This life has also allowed us as parents to relax and allow our children to get dirty, splash in the puddles and make messes; by removing so much stress you learn to not sweat the small stuff and just make memories instead. We have watched our boys learn to value experiences over stuff and break free from shyness when the opportunity to play with other children arises. My wife and I have also transformed our relationship; 15 years together and we have never been as close as we have become in the last two years. You would think that a family of 4 with a big dog in tow would want to be separated when we can, but the truth is we are always on top of each other! We bought a bunkhouse so the kids could play in their room and they still come to the living room to be with us. Being close has only made us closer in body, mind, and heart.
The Good The Bad and The Messy
Funny/Crazy moments on the road have been plentiful! From learning to back up a 36 foot trailer, to maneuvering in tiny gas stations, travel days with two kids, a clogged black tank, leak in the roof, slide coming in uneven, dead batteries, forgetting to unhook the emergency chains before unhitching, popped breakers and trusting an RV GPS a little too much.
The funniest would have to be when we forgot to turn off the water after we flushed out our black tank. We have a built-in flush valve that basically sprays fresh water all over the inside of our ‘poop’ tank to help clean it out and prevent build up. One day we were dumping and flushing when a neighbor came over and we got distracted. The tank got closed but the water didn’t get shut off. Several hours later I went to the bathroom and noticed the toilet was crooked and leaning forward. I called my wife in to take a look and she quickly dismissed my concerns saying everything was fine. So we both stood there peering down at the toilet while I pushed the flush lever, when suddenly a projectile wave of water, pee and paper came spraying up into our faces! Clean up wasn’t fun, but we realized our error and got the water off and tank emptied again. Looking back it was hilarious! But we narrowly avoided disaster as the tank was so full it was pushing the toilet up and if left any longer it could have exploded resulting in a flood and extensive damages. Lesson learned! Never get distracted when dealing with black tank issues!!!
Finding The Balance For Our Family In An RV
Full-Time life on the road has its own unique set of challenges when it comes to babies, kids, and dogs. We have found that when we have long travel days planned its best to leave at the kids bedtime so they can sleep for much of the time we have to be on the road. Tablets, DVD players, card games, music, coloring, and toys are our best friends! We stop often to let the kids and dog stretch …and always have snacks on hand and smarties [candy] for bribery [hahaha].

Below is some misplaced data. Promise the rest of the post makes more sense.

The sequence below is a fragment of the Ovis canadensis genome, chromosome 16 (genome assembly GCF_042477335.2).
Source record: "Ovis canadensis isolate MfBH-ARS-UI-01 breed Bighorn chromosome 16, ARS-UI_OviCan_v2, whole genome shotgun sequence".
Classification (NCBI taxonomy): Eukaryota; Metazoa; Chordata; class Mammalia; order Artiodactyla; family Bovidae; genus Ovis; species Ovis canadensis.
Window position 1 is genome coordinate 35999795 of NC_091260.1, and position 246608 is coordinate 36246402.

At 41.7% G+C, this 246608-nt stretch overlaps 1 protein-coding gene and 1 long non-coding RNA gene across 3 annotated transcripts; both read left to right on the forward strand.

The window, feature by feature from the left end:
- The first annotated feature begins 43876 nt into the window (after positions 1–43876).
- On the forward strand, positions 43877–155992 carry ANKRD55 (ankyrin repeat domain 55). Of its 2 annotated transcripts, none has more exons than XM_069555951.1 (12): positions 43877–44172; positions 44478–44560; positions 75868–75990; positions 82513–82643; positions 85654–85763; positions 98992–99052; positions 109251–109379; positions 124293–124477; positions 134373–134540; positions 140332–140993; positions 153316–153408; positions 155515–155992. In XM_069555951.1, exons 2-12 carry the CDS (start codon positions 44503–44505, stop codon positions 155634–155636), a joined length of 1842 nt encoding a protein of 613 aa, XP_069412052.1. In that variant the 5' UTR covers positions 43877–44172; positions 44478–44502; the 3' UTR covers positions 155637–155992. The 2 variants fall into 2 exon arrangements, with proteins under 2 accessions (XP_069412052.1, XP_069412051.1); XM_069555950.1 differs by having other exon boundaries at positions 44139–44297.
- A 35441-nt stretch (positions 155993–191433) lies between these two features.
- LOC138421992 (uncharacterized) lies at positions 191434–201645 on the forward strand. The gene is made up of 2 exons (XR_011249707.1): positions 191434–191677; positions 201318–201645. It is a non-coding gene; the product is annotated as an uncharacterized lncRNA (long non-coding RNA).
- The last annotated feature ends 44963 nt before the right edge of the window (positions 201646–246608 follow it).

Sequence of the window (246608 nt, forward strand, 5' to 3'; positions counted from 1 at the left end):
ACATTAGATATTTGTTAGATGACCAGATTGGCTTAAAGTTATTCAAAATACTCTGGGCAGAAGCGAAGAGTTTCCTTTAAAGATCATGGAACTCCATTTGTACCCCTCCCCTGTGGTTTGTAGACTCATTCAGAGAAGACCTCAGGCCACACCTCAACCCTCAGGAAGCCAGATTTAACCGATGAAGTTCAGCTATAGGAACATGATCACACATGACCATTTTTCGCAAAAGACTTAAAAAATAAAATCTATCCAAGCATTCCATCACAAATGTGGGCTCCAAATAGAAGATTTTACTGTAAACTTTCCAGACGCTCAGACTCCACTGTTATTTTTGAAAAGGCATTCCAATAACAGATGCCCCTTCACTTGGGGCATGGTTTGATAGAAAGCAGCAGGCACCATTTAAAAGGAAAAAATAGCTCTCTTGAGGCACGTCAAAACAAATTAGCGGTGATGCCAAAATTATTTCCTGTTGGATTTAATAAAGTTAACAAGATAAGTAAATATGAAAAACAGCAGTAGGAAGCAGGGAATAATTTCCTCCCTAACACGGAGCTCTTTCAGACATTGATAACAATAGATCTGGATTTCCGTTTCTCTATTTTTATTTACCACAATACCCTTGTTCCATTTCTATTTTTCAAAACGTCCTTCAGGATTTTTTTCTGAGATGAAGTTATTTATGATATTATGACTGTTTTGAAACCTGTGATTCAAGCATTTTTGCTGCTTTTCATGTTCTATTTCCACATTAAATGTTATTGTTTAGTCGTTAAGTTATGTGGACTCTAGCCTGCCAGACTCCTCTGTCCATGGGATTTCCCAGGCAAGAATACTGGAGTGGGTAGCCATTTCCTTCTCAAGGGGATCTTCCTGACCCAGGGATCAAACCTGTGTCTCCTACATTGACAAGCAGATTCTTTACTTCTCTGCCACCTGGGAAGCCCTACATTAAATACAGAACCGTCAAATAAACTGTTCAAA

Our boys share a bedroom and they have become accustomed to our set up and break down routines for travel, but it has been fun watching the baby grow traveling and become more aware that our house was following us down the road! Clean up is much easier in a smaller space, but it does happen more often because messes happen faster.
We are always doing projects and crafts; we have even made this a part of our holiday routine. We cannot carry around boxes full of decorations so we only keep the essentials with us like a small Christmas tree and ornaments. For each holiday we make paper crafts with the kids and buy dollar store decorations to make it festive and fun!
The baby slept in our room in a co-sleeper bed until he was 5 months old when we moved him to a pack and play in the bunk room. We removed the sofa bed from their room so they would have more floor space for play. Once our little one was able to crawl out of his little crib we moved him to a floor bed and now a regular residential light weigh toddler bed. Big brother sleeps on the top bunk where we built him a railing for safety (manufacturers obviously don’t have kids). We think its extremely important for kids to grow up in an accessible, fun, imaginative environment; and we worked hard to decorate their space in such a manner.
Full-time life is very doable with kids, we do have to binge and purge clothes and toys every season or so…out with the old and in with the new. There is a trail of items we have donated all across the country! It really is amazing how little you need to be happy and functional once you get used to a somewhat minimalist life. I would say about 75% of what we own and haul around the country with us belongs to our kids! We even had to invest in snow/rain boots and heavy Winter coats this year, its a bit of a juggling act; but we just switch out our closets according to the seasons.